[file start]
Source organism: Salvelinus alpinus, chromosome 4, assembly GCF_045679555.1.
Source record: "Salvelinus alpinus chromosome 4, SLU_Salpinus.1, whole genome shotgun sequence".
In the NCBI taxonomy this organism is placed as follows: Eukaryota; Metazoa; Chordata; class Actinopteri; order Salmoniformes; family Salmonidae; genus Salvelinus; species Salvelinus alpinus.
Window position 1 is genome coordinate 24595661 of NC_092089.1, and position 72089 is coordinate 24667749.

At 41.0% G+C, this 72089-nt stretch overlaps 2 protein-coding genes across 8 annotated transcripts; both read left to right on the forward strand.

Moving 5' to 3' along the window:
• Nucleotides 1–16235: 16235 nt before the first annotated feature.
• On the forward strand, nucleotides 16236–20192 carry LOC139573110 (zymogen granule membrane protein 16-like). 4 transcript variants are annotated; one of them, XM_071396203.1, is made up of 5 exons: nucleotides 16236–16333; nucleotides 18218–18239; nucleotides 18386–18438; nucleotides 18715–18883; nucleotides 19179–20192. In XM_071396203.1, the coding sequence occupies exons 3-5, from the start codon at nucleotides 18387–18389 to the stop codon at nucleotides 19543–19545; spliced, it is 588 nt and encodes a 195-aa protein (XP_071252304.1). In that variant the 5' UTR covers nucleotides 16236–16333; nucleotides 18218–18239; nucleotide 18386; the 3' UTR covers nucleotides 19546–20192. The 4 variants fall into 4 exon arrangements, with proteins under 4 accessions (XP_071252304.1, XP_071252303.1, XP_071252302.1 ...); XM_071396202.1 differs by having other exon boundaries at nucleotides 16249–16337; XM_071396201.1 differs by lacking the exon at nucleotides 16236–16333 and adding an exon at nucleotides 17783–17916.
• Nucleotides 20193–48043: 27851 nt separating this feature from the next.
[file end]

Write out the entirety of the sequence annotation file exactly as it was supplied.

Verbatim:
Source organism: Salvelinus alpinus, chromosome 4, assembly GCF_045679555.1.
Source record: "Salvelinus alpinus chromosome 4, SLU_Salpinus.1, whole genome shotgun sequence".
In the NCBI taxonomy this organism is placed as follows: Eukaryota; Metazoa; Chordata; class Actinopteri; order Salmoniformes; family Salmonidae; genus Salvelinus; species Salvelinus alpinus.
Window position 1 is genome coordinate 24595661 of NC_092089.1, and position 72089 is coordinate 24667749.

At 41.0% G+C, this 72089-nt stretch overlaps 2 protein-coding genes across 8 annotated transcripts; both read left to right on the forward strand.

Moving 5' to 3' along the window:
• Nucleotides 1–16235: 16235 nt before the first annotated feature.
• On the forward strand, nucleotides 16236–20192 carry LOC139573110 (zymogen granule membrane protein 16-like). 4 transcript variants are annotated; one of them, XM_071396203.1, is made up of 5 exons: nucleotides 16236–16333; nucleotides 18218–18239; nucleotides 18386–18438; nucleotides 18715–18883; nucleotides 19179–20192. In XM_071396203.1, the coding sequence occupies exons 3-5, from the start codon at nucleotides 18387–18389 to the stop codon at nucleotides 19543–19545; spliced, it is 588 nt and encodes a 195-aa protein (XP_071252304.1). In that variant the 5' UTR covers nucleotides 16236–16333; nucleotides 18218–18239; nucleotide 18386; the 3' UTR covers nucleotides 19546–20192. The 4 variants fall into 4 exon arrangements, with proteins under 4 accessions (XP_071252304.1, XP_071252303.1, XP_071252302.1 ...); XM_071396202.1 differs by having other exon boundaries at nucleotides 16249–16337; XM_071396201.1 differs by lacking the exon at nucleotides 16236–16333 and adding an exon at nucleotides 17783–17916.
• Nucleotides 20193–48043: 27851 nt separating this feature from the next.